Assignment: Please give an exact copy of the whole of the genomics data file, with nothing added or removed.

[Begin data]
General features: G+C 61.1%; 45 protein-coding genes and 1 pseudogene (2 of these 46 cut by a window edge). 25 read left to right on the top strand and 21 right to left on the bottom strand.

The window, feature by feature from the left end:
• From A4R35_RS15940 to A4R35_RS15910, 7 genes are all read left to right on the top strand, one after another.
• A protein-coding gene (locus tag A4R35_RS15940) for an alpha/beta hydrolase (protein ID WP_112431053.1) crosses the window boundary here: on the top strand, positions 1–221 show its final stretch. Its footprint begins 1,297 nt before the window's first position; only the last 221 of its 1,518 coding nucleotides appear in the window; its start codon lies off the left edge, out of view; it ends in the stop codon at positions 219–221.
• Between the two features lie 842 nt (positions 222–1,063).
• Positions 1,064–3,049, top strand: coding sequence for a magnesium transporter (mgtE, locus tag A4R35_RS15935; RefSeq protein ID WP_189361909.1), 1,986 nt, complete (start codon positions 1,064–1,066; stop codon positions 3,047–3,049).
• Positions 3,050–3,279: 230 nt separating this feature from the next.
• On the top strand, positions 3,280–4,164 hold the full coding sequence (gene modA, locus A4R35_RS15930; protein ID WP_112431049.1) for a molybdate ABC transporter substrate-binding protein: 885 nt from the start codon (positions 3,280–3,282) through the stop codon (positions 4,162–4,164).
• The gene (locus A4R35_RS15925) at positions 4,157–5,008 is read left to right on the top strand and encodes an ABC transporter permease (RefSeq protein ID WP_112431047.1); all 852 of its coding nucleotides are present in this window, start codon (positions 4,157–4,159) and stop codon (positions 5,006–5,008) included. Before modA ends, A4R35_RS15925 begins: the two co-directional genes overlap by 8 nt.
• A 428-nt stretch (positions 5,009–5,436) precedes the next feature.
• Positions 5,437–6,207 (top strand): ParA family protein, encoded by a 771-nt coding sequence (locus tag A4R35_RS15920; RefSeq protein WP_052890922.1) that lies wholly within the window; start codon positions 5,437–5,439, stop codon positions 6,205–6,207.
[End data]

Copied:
General features: G+C 61.1%; 45 protein-coding genes and 1 pseudogene (2 of these 46 cut by a window edge). 25 read left to right on the top strand and 21 right to left on the bottom strand.

The window, feature by feature from the left end:
• From A4R35_RS15940 to A4R35_RS15910, 7 genes are all read left to right on the top strand, one after another.
• A protein-coding gene (locus tag A4R35_RS15940) for an alpha/beta hydrolase (protein ID WP_112431053.1) crosses the window boundary here: on the top strand, positions 1–221 show its final stretch. Its footprint begins 1,297 nt before the window's first position; only the last 221 of its 1,518 coding nucleotides appear in the window; its start codon lies off the left edge, out of view; it ends in the stop codon at positions 219–221.
• Between the two features lie 842 nt (positions 222–1,063).
• Positions 1,064–3,049, top strand: coding sequence for a magnesium transporter (mgtE, locus tag A4R35_RS15935; RefSeq protein ID WP_189361909.1), 1,986 nt, complete (start codon positions 1,064–1,066; stop codon positions 3,047–3,049).
• Positions 3,050–3,279: 230 nt separating this feature from the next.
• On the top strand, positions 3,280–4,164 hold the full coding sequence (gene modA, locus A4R35_RS15930; protein ID WP_112431049.1) for a molybdate ABC transporter substrate-binding protein: 885 nt from the start codon (positions 3,280–3,282) through the stop codon (positions 4,162–4,164).
• The gene (locus A4R35_RS15925) at positions 4,157–5,008 is read left to right on the top strand and encodes an ABC transporter permease (RefSeq protein ID WP_112431047.1); all 852 of its coding nucleotides are present in this window, start codon (positions 4,157–4,159) and stop codon (positions 5,006–5,008) included. Before modA ends, A4R35_RS15925 begins: the two co-directional genes overlap by 8 nt.
• A 428-nt stretch (positions 5,009–5,436) precedes the next feature.
• Positions 5,437–6,207 (top strand): ParA family protein, encoded by a 771-nt coding sequence (locus tag A4R35_RS15920; RefSeq protein WP_052890922.1) that lies wholly within the window; start codon positions 5,437–5,439, stop codon positions 6,205–6,207.